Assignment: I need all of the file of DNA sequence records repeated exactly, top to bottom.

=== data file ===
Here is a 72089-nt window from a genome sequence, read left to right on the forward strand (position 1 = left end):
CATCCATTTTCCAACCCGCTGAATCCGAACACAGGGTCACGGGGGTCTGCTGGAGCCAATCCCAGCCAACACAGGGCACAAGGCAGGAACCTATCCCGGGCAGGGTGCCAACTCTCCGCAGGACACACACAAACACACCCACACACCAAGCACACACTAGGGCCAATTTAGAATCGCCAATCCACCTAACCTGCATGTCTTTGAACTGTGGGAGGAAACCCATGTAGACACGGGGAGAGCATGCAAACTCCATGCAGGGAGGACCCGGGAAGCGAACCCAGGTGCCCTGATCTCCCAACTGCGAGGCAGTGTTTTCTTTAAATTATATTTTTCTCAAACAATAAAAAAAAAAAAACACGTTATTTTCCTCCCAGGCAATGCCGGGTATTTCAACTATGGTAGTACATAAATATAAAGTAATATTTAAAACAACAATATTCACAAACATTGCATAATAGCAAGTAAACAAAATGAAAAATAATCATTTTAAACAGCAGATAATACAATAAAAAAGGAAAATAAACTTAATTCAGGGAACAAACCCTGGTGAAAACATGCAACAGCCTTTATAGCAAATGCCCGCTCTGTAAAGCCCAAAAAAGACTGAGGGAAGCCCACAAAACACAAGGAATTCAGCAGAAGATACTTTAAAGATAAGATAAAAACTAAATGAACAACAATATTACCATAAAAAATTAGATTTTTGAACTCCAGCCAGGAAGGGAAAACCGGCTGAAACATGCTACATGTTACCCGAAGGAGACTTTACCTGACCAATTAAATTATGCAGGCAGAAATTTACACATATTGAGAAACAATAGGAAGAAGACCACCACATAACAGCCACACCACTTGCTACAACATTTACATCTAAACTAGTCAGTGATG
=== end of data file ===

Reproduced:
Here is a 72089-nt window from a genome sequence, read left to right on the forward strand (position 1 = left end):
CATCCATTTTCCAACCCGCTGAATCCGAACACAGGGTCACGGGGGTCTGCTGGAGCCAATCCCAGCCAACACAGGGCACAAGGCAGGAACCTATCCCGGGCAGGGTGCCAACTCTCCGCAGGACACACACAAACACACCCACACACCAAGCACACACTAGGGCCAATTTAGAATCGCCAATCCACCTAACCTGCATGTCTTTGAACTGTGGGAGGAAACCCATGTAGACACGGGGAGAGCATGCAAACTCCATGCAGGGAGGACCCGGGAAGCGAACCCAGGTGCCCTGATCTCCCAACTGCGAGGCAGTGTTTTCTTTAAATTATATTTTTCTCAAACAATAAAAAAAAAAAAACACGTTATTTTCCTCCCAGGCAATGCCGGGTATTTCAACTATGGTAGTACATAAATATAAAGTAATATTTAAAACAACAATATTCACAAACATTGCATAATAGCAAGTAAACAAAATGAAAAATAATCATTTTAAACAGCAGATAATACAATAAAAAAGGAAAATAAACTTAATTCAGGGAACAAACCCTGGTGAAAACATGCAACAGCCTTTATAGCAAATGCCCGCTCTGTAAAGCCCAAAAAAGACTGAGGGAAGCCCACAAAACACAAGGAATTCAGCAGAAGATACTTTAAAGATAAGATAAAAACTAAATGAACAACAATATTACCATAAAAAATTAGATTTTTGAACTCCAGCCAGGAAGGGAAAACCGGCTGAAACATGCTACATGTTACCCGAAGGAGACTTTACCTGACCAATTAAATTATGCAGGCAGAAATTTACACATATTGAGAAACAATAGGAAGAAGACCACCACATAACAGCCACACCACTTGCTACAACATTTACATCTAAACTAGTCAGTGATG